Presence of useful batswomen in middle-order specialist Umaima Sohail, the Pakistan Women’s unit have a handy and dependable collector of runs; someone who can ably stitch stands and hold onto an end. Thus far, from 20 T20Is, Sohail has collected 294 runs at a fine strike rate of 98 and has shown signs of sparks in a relatively nascent T20 career that began in 2018.
For someone who’s inspired by James Anderson- the English pace legend- Sana, who’s not yet out of her teens, found herself on the flight to South Africa, during 2019, to fill in for the very gifted Diana Baig (injured then).
On her ODI debut, the naggingly accurate right-arm medium pacer dismissed Lizelle Lee on just the third ball of her first spell, giving an indication that Pakistan Women’s bowling department was truly in safe hands.
In the T20 World Cup campaign, Sana would be reminiscent of her fantastic game-changing spell during the PCB Triangular Twenty20 Women’s tournament wherein she took 6 wickets at a fine economy of just over 6 to guide the PCB Challengers to a stunning win, whilst also rising to prominence.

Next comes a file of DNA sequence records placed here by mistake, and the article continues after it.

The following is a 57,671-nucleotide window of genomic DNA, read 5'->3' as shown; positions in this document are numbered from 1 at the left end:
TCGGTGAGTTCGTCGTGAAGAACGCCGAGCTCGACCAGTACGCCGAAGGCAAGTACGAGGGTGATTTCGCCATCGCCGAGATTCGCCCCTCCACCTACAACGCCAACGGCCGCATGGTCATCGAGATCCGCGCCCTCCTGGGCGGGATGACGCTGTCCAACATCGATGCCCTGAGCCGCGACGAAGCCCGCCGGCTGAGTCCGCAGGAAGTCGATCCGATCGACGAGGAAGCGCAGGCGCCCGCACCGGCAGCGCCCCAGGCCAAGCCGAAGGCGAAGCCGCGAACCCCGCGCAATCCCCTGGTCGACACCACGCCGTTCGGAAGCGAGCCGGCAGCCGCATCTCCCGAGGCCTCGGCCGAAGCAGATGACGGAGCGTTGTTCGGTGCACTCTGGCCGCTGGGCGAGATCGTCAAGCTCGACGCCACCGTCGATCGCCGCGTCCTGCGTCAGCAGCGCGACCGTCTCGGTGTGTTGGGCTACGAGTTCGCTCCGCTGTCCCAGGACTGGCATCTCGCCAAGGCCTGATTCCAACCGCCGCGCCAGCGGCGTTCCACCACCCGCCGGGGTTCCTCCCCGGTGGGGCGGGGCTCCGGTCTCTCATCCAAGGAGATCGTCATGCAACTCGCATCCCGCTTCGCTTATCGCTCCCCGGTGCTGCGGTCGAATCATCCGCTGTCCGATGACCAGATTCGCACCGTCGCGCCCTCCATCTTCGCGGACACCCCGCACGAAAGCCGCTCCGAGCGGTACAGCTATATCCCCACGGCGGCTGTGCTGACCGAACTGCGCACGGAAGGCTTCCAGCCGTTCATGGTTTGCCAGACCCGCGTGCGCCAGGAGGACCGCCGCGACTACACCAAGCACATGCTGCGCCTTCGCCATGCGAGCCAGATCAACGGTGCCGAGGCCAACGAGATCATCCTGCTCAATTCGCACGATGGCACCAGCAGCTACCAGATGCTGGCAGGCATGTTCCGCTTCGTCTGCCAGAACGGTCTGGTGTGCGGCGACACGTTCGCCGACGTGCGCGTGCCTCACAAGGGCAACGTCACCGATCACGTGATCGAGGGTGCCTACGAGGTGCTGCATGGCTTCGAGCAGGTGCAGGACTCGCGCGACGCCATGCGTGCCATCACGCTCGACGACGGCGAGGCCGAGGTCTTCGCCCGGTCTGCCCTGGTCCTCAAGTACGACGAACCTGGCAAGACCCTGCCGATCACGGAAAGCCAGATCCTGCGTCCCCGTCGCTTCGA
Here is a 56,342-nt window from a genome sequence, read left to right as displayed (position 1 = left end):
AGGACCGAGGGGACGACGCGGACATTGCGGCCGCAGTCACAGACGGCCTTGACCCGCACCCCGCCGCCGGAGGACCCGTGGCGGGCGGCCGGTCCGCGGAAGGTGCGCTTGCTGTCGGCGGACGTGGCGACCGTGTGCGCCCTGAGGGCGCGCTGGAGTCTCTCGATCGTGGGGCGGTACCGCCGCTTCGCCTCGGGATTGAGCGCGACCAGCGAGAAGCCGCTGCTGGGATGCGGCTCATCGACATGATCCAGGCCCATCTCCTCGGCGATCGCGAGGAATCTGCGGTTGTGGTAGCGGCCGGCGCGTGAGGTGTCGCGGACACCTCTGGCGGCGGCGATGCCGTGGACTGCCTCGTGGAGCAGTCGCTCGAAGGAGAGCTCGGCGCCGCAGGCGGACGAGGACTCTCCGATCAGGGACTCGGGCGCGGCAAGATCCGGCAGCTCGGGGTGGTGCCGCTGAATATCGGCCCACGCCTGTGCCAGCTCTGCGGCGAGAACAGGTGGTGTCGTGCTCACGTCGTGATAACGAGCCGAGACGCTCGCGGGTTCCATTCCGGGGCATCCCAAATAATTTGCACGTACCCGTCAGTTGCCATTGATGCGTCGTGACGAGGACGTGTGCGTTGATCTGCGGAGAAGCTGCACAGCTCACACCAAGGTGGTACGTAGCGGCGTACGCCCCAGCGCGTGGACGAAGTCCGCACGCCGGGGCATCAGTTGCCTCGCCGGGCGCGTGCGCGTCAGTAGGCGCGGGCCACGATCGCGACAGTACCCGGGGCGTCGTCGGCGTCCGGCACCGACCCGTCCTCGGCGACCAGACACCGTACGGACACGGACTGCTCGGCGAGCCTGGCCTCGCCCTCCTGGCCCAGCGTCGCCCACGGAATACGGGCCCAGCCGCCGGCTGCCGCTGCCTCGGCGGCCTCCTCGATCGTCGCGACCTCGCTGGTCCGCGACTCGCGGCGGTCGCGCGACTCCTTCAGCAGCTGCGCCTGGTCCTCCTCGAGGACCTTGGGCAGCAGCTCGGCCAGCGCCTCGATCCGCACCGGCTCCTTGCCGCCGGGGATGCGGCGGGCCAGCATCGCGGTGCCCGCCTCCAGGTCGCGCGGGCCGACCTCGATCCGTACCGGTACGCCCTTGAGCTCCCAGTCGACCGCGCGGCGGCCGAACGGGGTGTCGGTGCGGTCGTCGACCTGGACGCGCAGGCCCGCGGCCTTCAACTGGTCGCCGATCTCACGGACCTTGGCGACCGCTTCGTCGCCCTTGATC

Can this interesting trio deliver for Pakistan Women’s ahead?
Here’s how some of Pakistan Women’s noted bowlers fare in T20Is?
|Diana Baig||18||13||5.7||2 for 12||–|
|Nida Dar||98||92||5.2||5 for 21||1 4-for, 1 fifer|
|Aliya Riaz||38||15||7.6||2 for 16||–|
For a side that’s predictably unpredictable, the journey up ahead may not be easy, especially since barring Thailand, Pakistan Women’s team will have to lock horns with an imposing England, the dominant Windies, and Proteas who’re out with their full-strength squad.
But that doesn’t mean Maroof-led side are going to contest like lame pushovers. At the end of the day, they’ll have to grind it out, playing each game as if it’s their last, to progress beyond the Group stage which shouldn’t be a “Mission Impossible!”